http://www.stevesforums.com/forums/v...mp;forum_id=16
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Old Feb 3, 2005, 6:35 PM   #7
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MikDee wrote:
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I beg to differ with you Phil, the Fugi would focus, when the Canon wouldn't!,,, Maybe it's because it has a focus assist lamp?,,, or a better focusing system, I don't know why, but it did. Not only was there less noise all around with the Fugi, it was faster, and made the Canon look sluggish! Besides this camera has good high ISO scores, (compared to other cameras in it's class, or actually most other digicams) check the reviews. Here right from this forum, check these out:

http://www.stevesforums.com/forums/v...mp;forum_id=16
Dude - I agreed with you! If you go back and re-read my post, you'll find thatI said that I had no reason not to believe your statements about better focusing. However, my post addressed a separate issue - exposure -, and not focusing. I'll say it again, I would entirely believe that the Fuji is much better at focusing - in fact, I would bet it is an all-round better camera than the S1......

PhilR.


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Old Feb 3, 2005, 7:33 PM   #8
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nasticsmom wrote:
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Thanks for all the input!!

Can anyone suggest a camera with higher ISO's?? Would the Pana FZ20 be a better choice?
Nearly all cameras have high ISOs but the problem is that you get noise--a lot of it--as you increase ISO.

Most of the ultra-zooms get very noisy when you boost ISOs so I don't know if FZ20 would really help there.

I'm not an expert but the Canon G6 is supposed to have good ISO performance so you might want to look into that. The downside is that this isn't very good if you zoom (not to mention the fact that it doesn't have high zoom to begin with)...
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Old Feb 3, 2005, 10:04 PM   #9
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As quoted from imaging resource:
[*]Image Noise: Better than average image noise. The Fuji S5100 generally has pretty low noise for a 4-megapixel digicam, and seems to do a good job of not trading away too much subject detail to achieve its low noise levels. The noise levels were very low at ISO 64 and 100. Noise increases somewhat at ISO 200, and becomes quite apparent at ISO 400, but even there, the levels are lower than I'd expect from a camera of this price/performance range.

[/*][*]Night Shots: Surprisingly good low-light performance, with bright exposures and fairly low noise at even the darkest light level of this test. Poor AF performance in dim lighting, but the bright green AF-assist light helped quite a lot. The Fuji S5100 produced clear, bright, usable images down to the 1/16 foot-candle (0.67 lux) limit of my test at the 200 and 400 ISO settings. At ISO 100, images were bright as low as 1/8 foot-candle (1.3 lux), and at ISO 64, images were bright as low as 1/4 foot-candle (2.7 lux). With both ISO settings, the target was visible at the lower light levels, just slightly too dim for use. The Auto white balance setting resulted in a warm cast, which increased at the lower light levels. Image noise remained moderate at the lower ISO settings, though it increased to a moderately high level at ISO 400. Still, results are good at the higher sensitivity. With its autofocus-assist illuminator turned off, the S5100 was only able to focus at light levels a bit darker than 1/2 foot-candle. With the AF illuminator in use though, it could focus in more or less complete darkness. All in all, very respectable low-light capability for a camera of the S5100's class.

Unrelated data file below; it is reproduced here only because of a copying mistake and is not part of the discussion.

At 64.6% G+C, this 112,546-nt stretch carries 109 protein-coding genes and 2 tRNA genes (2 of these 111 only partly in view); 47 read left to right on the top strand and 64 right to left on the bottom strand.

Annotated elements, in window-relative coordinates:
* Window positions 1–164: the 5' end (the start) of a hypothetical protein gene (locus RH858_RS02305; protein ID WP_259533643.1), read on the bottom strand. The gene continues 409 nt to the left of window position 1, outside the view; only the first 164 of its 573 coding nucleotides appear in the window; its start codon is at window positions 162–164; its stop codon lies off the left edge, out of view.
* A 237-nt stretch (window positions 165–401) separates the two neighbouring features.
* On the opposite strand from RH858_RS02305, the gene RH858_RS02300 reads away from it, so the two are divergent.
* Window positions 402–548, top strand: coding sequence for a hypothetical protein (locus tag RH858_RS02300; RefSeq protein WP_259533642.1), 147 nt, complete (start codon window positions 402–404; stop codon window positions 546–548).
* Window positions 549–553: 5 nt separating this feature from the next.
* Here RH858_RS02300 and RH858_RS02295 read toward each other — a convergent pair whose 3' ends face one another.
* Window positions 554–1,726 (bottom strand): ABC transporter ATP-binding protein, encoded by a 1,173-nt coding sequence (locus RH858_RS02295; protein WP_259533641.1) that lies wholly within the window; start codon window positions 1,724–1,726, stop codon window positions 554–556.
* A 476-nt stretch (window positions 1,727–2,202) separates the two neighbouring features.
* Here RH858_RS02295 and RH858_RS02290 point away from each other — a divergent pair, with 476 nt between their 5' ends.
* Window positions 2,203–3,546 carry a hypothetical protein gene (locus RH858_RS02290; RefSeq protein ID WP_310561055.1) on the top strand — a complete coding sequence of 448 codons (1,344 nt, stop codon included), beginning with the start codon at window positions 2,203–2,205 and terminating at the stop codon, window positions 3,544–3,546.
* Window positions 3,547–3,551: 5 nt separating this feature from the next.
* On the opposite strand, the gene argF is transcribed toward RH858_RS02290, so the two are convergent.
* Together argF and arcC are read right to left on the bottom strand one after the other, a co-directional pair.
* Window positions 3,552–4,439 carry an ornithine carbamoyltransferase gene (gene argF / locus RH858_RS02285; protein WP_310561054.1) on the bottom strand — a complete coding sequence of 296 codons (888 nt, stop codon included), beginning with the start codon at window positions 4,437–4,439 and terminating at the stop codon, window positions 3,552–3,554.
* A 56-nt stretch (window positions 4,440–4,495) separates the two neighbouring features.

[/*]
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Old Feb 3, 2005, 11:09 PM   #10
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MikDee wrote:
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As quoted from imaging resource:


[*]Image Noise: Better than average image noise. The Fuji S5100 generally has pretty low noise for a 4-megapixel digicam, and seems to do a good job of not trading away too much subject detail to achieve its low noise levels. The noise levels were very low at ISO 64 and 100. Noise increases somewhat at ISO 200, and becomes quite apparent at ISO 400, but even there, the levels are lower than I'd expect from a camera of this price/performance range.

[/*][*]Night Shots: Surprisingly good low-light performance, with bright exposures and fairly low noise at even the darkest light level of this test. Poor AF performance in dim lighting, but the bright green AF-assist light helped quite a lot. The Fuji S5100 produced clear, bright, usable images down to the 1/16 foot-candle (0.67 lux) limit of my test at the 200 and 400 ISO settings. At ISO 100, images were bright as low as 1/8 foot-candle (1.3 lux), and at ISO 64, images were bright as low as 1/4 foot-candle (2.7 lux). With both ISO settings, the target was visible at the lower light levels, just slightly too dim for use. The Auto white balance setting resulted in a warm cast, which increased at the lower light levels. Image noise remained moderate at the lower ISO settings, though it increased to a moderately high level at ISO 400. Still, results are good at the higher sensitivity. With its autofocus-assist illuminator turned off, the S5100 was only able to focus at light levels a bit darker than 1/2 foot-candle. With the AF illuminator in use though, it could focus in more or less complete darkness. All in all, very respectable low-light capability for a camera of the S5100's class.
All well and good, but none of that will help nasticsmom in any way.

By the way, no one disbelieved you when you stated that the Fuji focuses easily in low light, so one has to wonder why you are still trying to prove the point....

PhilR.